Teriflunomide (Aubagio, Genzyme/Sanofi) is coming into the MS market [1]. It is an oral drug, nice.


“30% lower than the rate for those taking a placebo,” said Russell Katz, MD,”   What does that mean?

Maybe not as clear as just a percent reduction in releases, think compounding. Sagepub has an article [2] discussing this topic. One thing is for sure you need all the intimate details of a study to know what was really measured. After several  years the number of relapses may have fallen by a much greater amount than 30% mentioned.  The efficacy of RRMS  Drugs (Relapsing Remitting Multiple Sclerosis) is measured in how well it decreases the annualized relapse rates (ARR).

The new form of MS drugs: Oral

Such rates are  subject to interpretation and statistical manipulation.

Quoting [2] :

“…Out of the 72 randomized control trials, 56 (77.8%) articles had defined relapse or exacerbation, while 17 (23.7%) did not define the term relapse or exacerbation. Of these 56 articles, the study population consisted of 37 (66.1%) with RRMS, 8 (14.3%) were either RRMS or SPMS, and 11 (19.6%) involved other or unknown MS categories…”

The patient taking Aubagio has to accept the  following liver risks:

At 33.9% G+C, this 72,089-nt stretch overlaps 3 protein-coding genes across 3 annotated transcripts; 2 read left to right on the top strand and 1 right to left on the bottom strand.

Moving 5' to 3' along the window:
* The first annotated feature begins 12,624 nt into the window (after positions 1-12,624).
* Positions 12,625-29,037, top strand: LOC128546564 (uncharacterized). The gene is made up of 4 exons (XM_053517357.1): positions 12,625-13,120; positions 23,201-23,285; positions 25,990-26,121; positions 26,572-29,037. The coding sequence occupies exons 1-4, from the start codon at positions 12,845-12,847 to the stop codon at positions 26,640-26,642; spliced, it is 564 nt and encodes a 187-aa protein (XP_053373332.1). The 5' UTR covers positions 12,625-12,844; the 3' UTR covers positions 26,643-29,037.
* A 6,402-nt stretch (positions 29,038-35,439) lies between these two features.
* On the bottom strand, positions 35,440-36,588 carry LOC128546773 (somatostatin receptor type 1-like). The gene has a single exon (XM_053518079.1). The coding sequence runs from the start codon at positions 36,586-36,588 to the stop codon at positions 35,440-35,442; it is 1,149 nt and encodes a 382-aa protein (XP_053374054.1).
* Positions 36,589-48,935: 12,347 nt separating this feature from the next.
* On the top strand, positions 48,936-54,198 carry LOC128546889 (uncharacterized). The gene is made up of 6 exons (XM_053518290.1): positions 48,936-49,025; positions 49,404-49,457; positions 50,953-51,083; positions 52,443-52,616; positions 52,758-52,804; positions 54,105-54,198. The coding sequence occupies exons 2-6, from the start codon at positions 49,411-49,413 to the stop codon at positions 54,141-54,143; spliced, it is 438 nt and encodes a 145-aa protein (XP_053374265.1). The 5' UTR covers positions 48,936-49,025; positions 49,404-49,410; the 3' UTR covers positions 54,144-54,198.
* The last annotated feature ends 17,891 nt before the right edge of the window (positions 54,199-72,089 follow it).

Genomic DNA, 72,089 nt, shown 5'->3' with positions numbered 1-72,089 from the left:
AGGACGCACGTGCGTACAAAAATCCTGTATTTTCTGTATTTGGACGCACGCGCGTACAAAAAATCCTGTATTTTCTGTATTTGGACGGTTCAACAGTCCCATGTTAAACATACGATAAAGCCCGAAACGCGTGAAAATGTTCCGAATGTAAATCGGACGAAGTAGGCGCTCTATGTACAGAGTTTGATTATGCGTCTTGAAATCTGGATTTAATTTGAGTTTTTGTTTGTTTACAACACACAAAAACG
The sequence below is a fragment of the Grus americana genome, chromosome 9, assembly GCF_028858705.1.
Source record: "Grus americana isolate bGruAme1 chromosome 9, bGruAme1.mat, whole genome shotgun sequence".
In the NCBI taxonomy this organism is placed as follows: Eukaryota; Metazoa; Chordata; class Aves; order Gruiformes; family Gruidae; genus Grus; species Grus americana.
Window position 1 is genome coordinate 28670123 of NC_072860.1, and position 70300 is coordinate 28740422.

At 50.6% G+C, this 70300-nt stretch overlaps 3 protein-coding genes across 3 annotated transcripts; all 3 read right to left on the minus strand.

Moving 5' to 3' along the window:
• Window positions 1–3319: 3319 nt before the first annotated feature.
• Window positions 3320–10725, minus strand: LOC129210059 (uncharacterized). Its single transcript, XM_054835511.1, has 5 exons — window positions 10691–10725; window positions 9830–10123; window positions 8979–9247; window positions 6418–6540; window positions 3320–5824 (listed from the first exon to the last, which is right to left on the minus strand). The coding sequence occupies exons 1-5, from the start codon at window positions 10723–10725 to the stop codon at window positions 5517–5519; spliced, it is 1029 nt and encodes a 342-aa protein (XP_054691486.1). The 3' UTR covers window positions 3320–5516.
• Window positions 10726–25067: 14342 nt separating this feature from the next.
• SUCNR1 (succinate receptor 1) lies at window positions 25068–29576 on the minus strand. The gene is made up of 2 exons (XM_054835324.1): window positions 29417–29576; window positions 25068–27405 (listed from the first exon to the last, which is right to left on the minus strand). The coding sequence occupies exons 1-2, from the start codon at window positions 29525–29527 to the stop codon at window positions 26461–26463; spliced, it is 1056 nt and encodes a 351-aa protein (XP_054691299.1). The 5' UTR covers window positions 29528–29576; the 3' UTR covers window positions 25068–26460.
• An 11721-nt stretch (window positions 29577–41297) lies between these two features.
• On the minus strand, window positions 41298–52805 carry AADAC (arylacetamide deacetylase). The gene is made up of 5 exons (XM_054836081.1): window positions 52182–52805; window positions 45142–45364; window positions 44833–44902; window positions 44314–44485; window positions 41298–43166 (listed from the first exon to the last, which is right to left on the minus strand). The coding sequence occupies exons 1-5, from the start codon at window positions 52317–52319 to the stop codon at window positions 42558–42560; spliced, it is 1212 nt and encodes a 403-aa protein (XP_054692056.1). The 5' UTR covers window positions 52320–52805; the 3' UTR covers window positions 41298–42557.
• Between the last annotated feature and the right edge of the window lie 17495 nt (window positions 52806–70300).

“…A boxed warning will alert prescribers to the risk for liver problems, including death, and a risk for birth defects with use of teriflunomide. “Physicians should do blood tests to check liver function before a patient starts taking Aubagio, and periodically during treatment,” the FDA statement notes…”

Technically, this is how Aubagio works:

“…Teriflunomide is a once-daily oral immunomodulator developed as a disease-modifying therapy for MS. It reversibly inhibits …a key mitochondrial enzyme involved in  pyrimidine synthesis for DNA replication. As a result, the drug reduces T- and B-cell proliferation and function in response to autoantigens but preserves the replication and function of cells 


  • Mitochondrion :  membrane-enclosed organelle, or mini organ, at the cellular level


  1. Medscape ; “FDA Approves Second Oral Drug for MS” ; Sep 2012
  2.  sagepub ; Multiple Sclerosis ; “”Assessing changes in relapse rates in multiple sclerosis” ; 2010

2 Comments for this entry

  • Samuel Hunter says:

    Aubagio will be the first MS drug to market with the distinction that it’s studies show impact on relapse, disability, and MRI. These were not mild patients with MS, like some other studies. While Aubagio does not distinguish itself on efficacy against interferon-beta, it is much better tolerated than interferon.

  • Jennifer says:

    With the soon to be release of the oral drug, Aubagio, id this similar to Tysabri where it cuts down on Flare-Ups?

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